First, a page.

Author: thewatchbloke

Panerai PAM 90

I completed this unusual job (all will be revealed later) over a year ago and have been meaning to post about it ever since, stumbling across the photographs on my hard drive the other day means I’ve now finally got it done! The watch, a Panerai PAM90 was bought for the owner by his wife as a wedding present 11 years ago. It came brand new from a dealer and as such was box fresh! After the intervening years he found he wasn’t wearing the watch as much as he’d like to, so as it was a watch that would never be sold he set about giving it a little makeover. The watch arrived here for me to strip the case and return it to the owner then service the movement. Meanwhile the owner was planning something special with the case! 🙂

Panerai PAM90 (more…)

Seiko 3102-7000 Electronic

This Electronic Seiko from October 1969 came in for some tender loving care recently. Electronic watches had been around for quite a while by the time Seiko released their first Electronic watch, Hamilton, LIP and Bulova were a few of the other major manufacturers from that period. However, Citizen’s X-8 Cosmotron of 1966 is generally accepted as the first commercially successful electronic movement that was regulated by a balance wheel. Seiko responded with the calibre 31xx in 1967 followed by the calibre 37xx in 1969, the 32xx and 33xx in 1972, and the calibre 07 Elnix series in 1973/4. Japanese electronic watch production was short lived due to the rapid development and falling costs of quartz production of which Seiko was first to market with in 1969 with the calibre 35 Astron. The 3102-7000 “Electronic” featured here came in with problems to the running and quick setting of the movement, you can see in the opening photograph the minute and hour hand are out of sync.

Seiko Electronic 3102-7000 (more…)

1915 Laurel

Apologies for the lack of updates (I seem to be saying this everytime I post something!), this is solely due to the volume of work that keeps coming in. I have a huge backlog of work that I think you’d find interesting so I’m making a concerted effort to pull my finger out and get posting again starting with this gorgeous Laurel from (we think) 1915. I say we think because I’m assuming Seikosha was using the same dating system back then as they do today which would mean this was produced in August 1915. This may not be correct but it would fit with what we know about the history of the model, the Laurel was the first wristwatch Seikosha ever produced and production began in 1913 pretty much straight after they had started producing enamel dials in house. The first Seikosha wristwatch with Seiko branding on the dial came in 1924 and was smaller in diameter at 24.5mm. The Laurel is 29.5mm in diameter with a 12 ligne movement which is small by today’s standards but back in those days it was a generous size for a gents watch.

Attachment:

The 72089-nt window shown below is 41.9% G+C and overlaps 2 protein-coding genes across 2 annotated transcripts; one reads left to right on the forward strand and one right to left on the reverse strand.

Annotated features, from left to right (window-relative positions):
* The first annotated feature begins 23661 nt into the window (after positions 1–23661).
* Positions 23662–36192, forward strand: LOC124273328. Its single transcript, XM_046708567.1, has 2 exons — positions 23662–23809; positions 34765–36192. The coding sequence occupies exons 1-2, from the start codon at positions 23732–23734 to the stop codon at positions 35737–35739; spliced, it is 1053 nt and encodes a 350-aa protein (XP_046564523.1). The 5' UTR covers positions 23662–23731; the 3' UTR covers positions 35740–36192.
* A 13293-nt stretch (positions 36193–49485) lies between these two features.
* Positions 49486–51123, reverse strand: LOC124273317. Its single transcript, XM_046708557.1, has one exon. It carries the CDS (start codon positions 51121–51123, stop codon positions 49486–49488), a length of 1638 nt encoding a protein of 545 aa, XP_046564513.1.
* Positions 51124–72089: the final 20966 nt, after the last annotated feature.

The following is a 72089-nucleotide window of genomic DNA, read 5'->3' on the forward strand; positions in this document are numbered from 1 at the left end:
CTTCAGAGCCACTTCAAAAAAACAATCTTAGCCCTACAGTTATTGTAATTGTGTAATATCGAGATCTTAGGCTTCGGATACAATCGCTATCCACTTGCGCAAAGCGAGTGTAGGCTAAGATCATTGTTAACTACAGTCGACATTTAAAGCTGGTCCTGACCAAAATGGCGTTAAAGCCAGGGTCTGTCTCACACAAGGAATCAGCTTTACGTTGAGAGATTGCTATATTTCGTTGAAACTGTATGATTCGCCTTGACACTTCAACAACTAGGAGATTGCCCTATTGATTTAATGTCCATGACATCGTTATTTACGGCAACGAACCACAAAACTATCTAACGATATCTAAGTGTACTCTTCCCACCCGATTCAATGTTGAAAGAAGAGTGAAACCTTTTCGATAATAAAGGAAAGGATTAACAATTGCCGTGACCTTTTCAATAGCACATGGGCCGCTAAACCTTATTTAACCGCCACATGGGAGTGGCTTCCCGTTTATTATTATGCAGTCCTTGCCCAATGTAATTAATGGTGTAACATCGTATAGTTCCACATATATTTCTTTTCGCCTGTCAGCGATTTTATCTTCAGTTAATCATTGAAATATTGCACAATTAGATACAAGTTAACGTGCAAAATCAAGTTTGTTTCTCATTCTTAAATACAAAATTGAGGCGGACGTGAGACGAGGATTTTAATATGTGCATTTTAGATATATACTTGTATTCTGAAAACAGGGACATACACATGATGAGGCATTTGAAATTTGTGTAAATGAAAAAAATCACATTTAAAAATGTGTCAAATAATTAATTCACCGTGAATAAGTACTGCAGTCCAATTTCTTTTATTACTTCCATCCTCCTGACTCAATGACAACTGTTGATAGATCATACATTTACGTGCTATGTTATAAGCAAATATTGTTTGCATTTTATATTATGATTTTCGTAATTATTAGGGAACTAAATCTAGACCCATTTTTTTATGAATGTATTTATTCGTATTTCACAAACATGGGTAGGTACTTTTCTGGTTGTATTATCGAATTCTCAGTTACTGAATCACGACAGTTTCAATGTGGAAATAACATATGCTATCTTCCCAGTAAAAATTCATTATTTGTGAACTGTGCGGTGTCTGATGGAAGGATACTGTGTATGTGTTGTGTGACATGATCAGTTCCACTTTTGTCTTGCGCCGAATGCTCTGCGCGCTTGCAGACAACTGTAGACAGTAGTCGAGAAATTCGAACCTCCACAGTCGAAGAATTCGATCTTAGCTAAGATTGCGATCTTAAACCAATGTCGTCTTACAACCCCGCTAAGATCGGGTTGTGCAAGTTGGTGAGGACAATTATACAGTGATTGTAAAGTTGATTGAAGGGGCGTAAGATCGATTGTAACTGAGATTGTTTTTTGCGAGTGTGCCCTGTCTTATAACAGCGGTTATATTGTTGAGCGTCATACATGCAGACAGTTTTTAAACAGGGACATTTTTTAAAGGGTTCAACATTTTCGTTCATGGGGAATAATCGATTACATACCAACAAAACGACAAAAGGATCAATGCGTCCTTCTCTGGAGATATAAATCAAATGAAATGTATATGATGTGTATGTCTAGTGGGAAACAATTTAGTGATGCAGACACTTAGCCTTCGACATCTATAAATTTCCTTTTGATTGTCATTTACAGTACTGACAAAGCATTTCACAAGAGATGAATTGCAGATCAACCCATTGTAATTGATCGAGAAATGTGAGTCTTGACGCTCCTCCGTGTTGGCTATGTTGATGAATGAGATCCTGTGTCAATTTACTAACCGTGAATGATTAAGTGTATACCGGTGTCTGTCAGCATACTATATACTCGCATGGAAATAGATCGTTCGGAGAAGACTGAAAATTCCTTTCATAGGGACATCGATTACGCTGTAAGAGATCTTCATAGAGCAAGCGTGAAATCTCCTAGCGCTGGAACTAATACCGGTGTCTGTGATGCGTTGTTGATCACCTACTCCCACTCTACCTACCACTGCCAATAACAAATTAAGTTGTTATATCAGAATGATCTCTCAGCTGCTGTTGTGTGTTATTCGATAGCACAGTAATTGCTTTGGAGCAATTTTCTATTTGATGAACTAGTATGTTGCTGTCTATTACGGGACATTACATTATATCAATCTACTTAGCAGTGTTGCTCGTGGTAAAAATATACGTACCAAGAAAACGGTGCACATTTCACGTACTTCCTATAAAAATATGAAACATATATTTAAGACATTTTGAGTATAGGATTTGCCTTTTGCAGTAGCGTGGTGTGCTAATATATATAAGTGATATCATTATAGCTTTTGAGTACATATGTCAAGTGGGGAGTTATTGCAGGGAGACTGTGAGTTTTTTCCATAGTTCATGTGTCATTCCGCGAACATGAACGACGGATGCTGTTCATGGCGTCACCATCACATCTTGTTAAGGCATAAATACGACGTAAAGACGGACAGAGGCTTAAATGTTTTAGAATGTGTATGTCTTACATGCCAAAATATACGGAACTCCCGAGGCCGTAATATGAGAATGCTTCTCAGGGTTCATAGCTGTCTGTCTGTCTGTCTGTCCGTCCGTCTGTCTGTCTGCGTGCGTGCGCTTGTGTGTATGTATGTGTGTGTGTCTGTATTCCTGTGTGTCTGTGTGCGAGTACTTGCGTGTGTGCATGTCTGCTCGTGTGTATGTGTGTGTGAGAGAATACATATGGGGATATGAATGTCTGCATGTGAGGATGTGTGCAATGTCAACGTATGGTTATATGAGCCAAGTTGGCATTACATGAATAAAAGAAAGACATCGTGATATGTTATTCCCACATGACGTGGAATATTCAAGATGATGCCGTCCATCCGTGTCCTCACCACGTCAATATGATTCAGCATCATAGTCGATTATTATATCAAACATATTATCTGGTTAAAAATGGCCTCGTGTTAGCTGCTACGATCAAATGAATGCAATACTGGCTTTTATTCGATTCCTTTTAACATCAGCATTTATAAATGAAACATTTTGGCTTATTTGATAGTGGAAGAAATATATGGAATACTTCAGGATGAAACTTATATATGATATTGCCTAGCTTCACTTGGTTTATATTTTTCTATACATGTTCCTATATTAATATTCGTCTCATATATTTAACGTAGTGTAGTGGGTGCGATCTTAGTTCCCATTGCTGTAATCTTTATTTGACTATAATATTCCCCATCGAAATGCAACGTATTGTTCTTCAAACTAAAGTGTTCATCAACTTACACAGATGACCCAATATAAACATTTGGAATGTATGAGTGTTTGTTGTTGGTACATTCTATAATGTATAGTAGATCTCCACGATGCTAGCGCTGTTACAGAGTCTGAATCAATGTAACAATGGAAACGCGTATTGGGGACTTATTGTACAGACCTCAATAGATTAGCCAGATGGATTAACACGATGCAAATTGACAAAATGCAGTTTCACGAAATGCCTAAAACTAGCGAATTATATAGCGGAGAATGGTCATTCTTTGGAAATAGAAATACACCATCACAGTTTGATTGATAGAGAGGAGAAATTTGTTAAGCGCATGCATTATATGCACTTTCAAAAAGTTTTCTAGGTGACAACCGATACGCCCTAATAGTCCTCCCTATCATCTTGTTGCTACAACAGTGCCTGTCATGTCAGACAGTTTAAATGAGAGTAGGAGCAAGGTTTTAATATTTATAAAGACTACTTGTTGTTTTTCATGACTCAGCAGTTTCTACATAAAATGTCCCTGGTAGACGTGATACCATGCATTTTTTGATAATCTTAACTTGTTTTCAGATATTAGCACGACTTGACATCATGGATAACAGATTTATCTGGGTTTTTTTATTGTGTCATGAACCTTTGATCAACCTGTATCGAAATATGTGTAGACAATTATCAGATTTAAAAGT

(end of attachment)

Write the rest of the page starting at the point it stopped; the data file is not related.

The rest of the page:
1915 Laurel (more…)

Watch repair blogs

I’m very happy to have had my blog awarded number 8 in the top 15 watch blogs from feedspot! All the more remarkable when I’ve hardly had the time to post any updates this year. Hopefully this will change as soon as possible as I have shedloads of interesting jobs to blog about, watch this space 🙂

Seiko Astron 35-9000

I know updates have taken a back seat this year solely due to the volume of work that keeps coming in but I couldn’t let this pair pass by without a post about them. As most people with an interest in horological history will know, the world’s first quartz wristwatch was introduced on Dec 25th 1969 by Seiko. Called the “Astron” it was powered by Seiko’s 35a quartz movement which had been 10 years in development and was truly a revolution in wristwatch manufacture, in fact the quartz movement changed the face of wristwatch production forever and caused years of change and lets face it some very hard times for watch manufacturers around the rest of the world. The 35a movement’s frequency was 8192 Hz, a quarter of the frequency of quartz oscillators today although the accuracy was still an impressive ±0.2 seconds per day or ±5 seconds per month. One of the major features was its hybrid integrated circuit innovation which consumed far less power than transistors of the time. Another breakthrough was the step motion seconds hand made possible by developing a miniature open step motor, this innovation was adopted by other manufactures of quartz watches later on. This was only possible because Seiko did not pursue monopolization on patent rights of those unique technologies and opened them up to all the world. At the time of release the Astron cost 450,000 yen ($1,250) which at the time was equivalent to the price of a medium-sized car. Even at this high price after the first week Seiko had sold 100 units. The case was made from 18k gold and had a distinctive textured finish, the dial also had a textured finish and the hands were of the simple baton/stick type.

To get to work one one of these historical pieces is a joy but to get two in at the same time, one date and the other non date, really was an honour. The owner is a huge Seiko collector with one of the most comprehensive collections of vintage Seikos on the planet. The watches came in with the non date version in a non running state and the date version running. Both required servicing because there was no baseline established as the history of both pieces was unknown. Obviously we were hoping the non running examples problems were caused by either something mechanical or a dirty connection. Below is the quintessential no date Astron.

1970 Seiko 35a Astron Quartz (more…)